Book Club Reads. I only enjoyed 1 out of 4 book I’ve read for clubs so far this year. There are 3 more books that are scheduled and in which I’m just not interested. I love books and discussing books, but I honestly don’t know if book clubs are for me. I may do another post entirely about this.

Books Owned Left Unread. I acquired this one this year as a free give-away (darn free stuff clutter). I haven’t read it yet and I’m not sure if I want to. I may keep it around, though, because it’s a classic. Maybe one day I’ll want to read it? (Doubtful, but defo possible.) Maybe my children will need to read it for school? (Our school district usually provides all books.) I don’t know. Maybe I should just get rid of it — like I never even free-stuff-clutter-collected it in the first place.

My Resolutions were originally designed to last the whole year, but I’ve read through all of my unread books much faster than I anticipated. (Granted, abandoning books is a very speedy way to get through them.) Therefore, I don’t think I will continue the resolution of not borrowing books for the rest of the year. I will continue to read my shelves — there are a few books I want to re-read before the new release in the series comes out — but I will allow myself to borrow books now, too.

I will only check-out ONE book from the library at a time, to continue with my slow, enjoyable pace. I will only read what I really want to read. And I will buy books if our budget allows it. I have deep inner contention between whether I should buy or borrow books — perhaps that can be another post in and of itself.

I feel like this experiment has gone very well. I feel very free knowing I’ve experienced all the books on the shelves in my house. It opens a lot of possibilities for what to read next. …Almost too many possibilities. We’ll see how it plays out for the rest of the year.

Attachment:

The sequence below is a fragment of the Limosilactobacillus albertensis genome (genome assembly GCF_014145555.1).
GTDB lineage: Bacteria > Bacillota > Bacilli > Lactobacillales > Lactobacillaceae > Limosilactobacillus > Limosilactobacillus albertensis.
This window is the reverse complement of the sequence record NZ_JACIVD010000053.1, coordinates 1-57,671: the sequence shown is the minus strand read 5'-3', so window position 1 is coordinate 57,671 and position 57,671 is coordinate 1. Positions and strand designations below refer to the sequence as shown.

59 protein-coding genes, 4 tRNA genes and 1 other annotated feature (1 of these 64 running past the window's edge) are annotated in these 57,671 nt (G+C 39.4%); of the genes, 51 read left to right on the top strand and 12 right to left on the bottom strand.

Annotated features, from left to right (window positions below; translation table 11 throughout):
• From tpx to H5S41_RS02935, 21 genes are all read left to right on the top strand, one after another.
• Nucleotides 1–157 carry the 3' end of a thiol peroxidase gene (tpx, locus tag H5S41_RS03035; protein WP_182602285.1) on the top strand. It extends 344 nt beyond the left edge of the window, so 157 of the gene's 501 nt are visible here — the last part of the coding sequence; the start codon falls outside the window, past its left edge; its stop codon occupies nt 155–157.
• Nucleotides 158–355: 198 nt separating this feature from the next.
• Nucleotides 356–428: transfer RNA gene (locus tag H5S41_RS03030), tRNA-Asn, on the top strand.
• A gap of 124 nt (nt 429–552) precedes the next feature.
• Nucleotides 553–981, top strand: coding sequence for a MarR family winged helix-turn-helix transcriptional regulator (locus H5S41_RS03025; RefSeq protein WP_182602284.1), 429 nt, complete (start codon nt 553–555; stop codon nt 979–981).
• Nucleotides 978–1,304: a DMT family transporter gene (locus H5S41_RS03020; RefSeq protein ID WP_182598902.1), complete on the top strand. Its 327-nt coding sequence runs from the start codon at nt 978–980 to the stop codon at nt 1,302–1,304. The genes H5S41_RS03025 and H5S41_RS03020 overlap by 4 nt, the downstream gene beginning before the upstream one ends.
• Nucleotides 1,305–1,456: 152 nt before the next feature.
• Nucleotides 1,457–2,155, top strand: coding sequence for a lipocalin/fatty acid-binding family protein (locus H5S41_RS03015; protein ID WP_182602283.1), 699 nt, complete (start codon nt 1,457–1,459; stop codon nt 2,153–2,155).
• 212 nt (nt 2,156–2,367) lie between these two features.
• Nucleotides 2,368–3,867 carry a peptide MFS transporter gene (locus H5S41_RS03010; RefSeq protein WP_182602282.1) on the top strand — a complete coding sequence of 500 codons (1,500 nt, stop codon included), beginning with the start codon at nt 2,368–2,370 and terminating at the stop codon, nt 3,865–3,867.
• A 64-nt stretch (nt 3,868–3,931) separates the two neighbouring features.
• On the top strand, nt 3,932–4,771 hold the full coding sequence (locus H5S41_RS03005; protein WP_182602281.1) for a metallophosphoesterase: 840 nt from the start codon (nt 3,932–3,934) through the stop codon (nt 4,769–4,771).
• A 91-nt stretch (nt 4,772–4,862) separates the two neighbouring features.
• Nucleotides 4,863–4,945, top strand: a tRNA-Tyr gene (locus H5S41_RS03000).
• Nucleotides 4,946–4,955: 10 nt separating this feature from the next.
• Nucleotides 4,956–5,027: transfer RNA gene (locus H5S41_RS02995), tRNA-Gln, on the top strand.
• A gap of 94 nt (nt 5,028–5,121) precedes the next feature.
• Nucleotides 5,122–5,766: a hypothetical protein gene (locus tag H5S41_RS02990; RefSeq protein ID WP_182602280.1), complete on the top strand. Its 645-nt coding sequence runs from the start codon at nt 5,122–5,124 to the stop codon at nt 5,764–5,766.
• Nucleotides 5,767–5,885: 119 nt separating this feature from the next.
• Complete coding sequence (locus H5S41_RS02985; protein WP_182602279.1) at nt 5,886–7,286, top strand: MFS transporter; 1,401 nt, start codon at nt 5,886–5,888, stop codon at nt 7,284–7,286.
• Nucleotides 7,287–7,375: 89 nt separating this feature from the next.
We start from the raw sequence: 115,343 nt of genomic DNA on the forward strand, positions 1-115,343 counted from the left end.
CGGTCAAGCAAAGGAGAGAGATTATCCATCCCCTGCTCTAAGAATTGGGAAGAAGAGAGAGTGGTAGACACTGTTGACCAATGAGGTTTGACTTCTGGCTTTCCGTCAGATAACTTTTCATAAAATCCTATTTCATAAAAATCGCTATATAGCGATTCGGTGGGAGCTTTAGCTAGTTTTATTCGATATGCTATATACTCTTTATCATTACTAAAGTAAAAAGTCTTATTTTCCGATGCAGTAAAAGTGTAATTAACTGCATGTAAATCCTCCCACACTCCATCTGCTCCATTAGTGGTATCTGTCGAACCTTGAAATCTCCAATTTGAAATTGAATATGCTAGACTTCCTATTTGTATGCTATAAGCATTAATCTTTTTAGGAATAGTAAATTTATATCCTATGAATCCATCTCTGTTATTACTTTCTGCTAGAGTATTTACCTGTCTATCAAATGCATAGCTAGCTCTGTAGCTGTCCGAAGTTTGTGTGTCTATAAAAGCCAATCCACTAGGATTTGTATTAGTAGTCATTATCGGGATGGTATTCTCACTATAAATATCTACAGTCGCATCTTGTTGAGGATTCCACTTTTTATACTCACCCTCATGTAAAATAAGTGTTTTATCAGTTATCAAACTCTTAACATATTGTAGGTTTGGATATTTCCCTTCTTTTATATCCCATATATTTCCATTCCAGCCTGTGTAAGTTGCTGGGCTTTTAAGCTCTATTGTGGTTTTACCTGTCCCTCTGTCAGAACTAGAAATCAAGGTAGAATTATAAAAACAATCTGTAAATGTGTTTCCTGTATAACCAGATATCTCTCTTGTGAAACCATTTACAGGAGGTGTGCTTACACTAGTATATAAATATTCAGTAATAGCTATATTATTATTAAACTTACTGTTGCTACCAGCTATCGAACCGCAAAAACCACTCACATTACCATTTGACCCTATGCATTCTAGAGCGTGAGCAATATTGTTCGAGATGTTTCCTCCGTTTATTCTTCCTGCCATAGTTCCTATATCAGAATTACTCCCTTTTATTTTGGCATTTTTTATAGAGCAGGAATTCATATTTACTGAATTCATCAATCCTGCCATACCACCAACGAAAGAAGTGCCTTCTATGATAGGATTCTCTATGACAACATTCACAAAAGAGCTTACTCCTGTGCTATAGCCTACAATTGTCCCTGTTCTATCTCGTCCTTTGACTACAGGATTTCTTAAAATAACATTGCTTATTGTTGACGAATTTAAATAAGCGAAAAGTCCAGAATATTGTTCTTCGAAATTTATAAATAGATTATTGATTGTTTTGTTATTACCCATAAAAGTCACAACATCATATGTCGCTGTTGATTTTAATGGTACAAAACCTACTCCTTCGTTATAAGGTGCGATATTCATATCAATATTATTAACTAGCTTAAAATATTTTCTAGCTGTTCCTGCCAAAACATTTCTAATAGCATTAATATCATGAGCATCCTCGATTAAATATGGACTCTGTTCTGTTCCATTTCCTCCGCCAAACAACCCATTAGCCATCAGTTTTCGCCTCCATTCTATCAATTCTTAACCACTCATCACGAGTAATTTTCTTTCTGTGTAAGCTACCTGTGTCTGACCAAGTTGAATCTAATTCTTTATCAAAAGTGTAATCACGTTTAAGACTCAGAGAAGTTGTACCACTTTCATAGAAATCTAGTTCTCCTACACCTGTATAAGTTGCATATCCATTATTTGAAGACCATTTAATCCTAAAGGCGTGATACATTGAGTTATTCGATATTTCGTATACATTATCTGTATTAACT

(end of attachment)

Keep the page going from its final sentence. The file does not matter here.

For now, let’s try this:

  • Read only 1 book at a time.
  • If the budget allows, only buy a book when I am ready to read it.

I’ve always wanted to be at this point — where I have no TBR (to-be-read) at home so if I feel like going to the bookstore, I can buy a book and start reading it right away with no guilt! Amazing. I’m here! I’ve done it! After years and years and years. I’ve finally successfully minimized to-do clutter when it comes to books and it feels amazing. 🙂

 

2017 Reading Resolutions

These resolutions are designed to help me read slower. I’m going to challenge myself to follow (or experiment with, if you will) all of these rules for the entire year to see how it effects my relationships with books. Hopefully they will help me be less stressed by books and enjoy reading more.

I’ve already written about slow reading, but honestly I was a bit crap at following those rules. I still read more than one book at a time, listened to audiobooks (while working), wasn’t choosy enough (only certain books are available on audio), and didn’t abandon one or two that I probably should have.

This year I’m going to go quite extreme (for me) and not let myself borrow any books. I work in a library. The largest library system in the entire state. This is going to be verrrrry hard for me.

I’m going to try this because I think it is the best way for me to actually SLOW my reading. Having access to millions of books all the time has just gotten to be too much. I see so many books, then I want to read so many books, I check so many books out, and they pile up. And then I have to lug them all back and forth from the library. I get ahead of myself because it’s free. Accepting free stuff is probably my worst clutter habit.

Not allowing myself to borrow, I hope, will make me better appreciate my own bookshelf. We have over 100 books at home, maybe even 200. Some I’ve never read (mostly “Andrew’s books”), some are favorites that I’ve nearly completely forgotten, and others are stories I like to read over and over again. But my own books have fallen to the wayside in comparison to all the NEW! and FREE! books at the library. This year, I will give my own books the love they deserve. And I already know that I like them!

This year’s resolution also still allows me to buy a book if I really want to. I’ve tried book-buying-bans before and it makes me feel a bit deprived, if only temporarily. Going to the bookstore and picking out a book to buy is a pleasure for me. So I’ll still get to do that this year! But, honestly, not that often because there isn’t a lot of room in our budget for books. So maybe a book or two per season.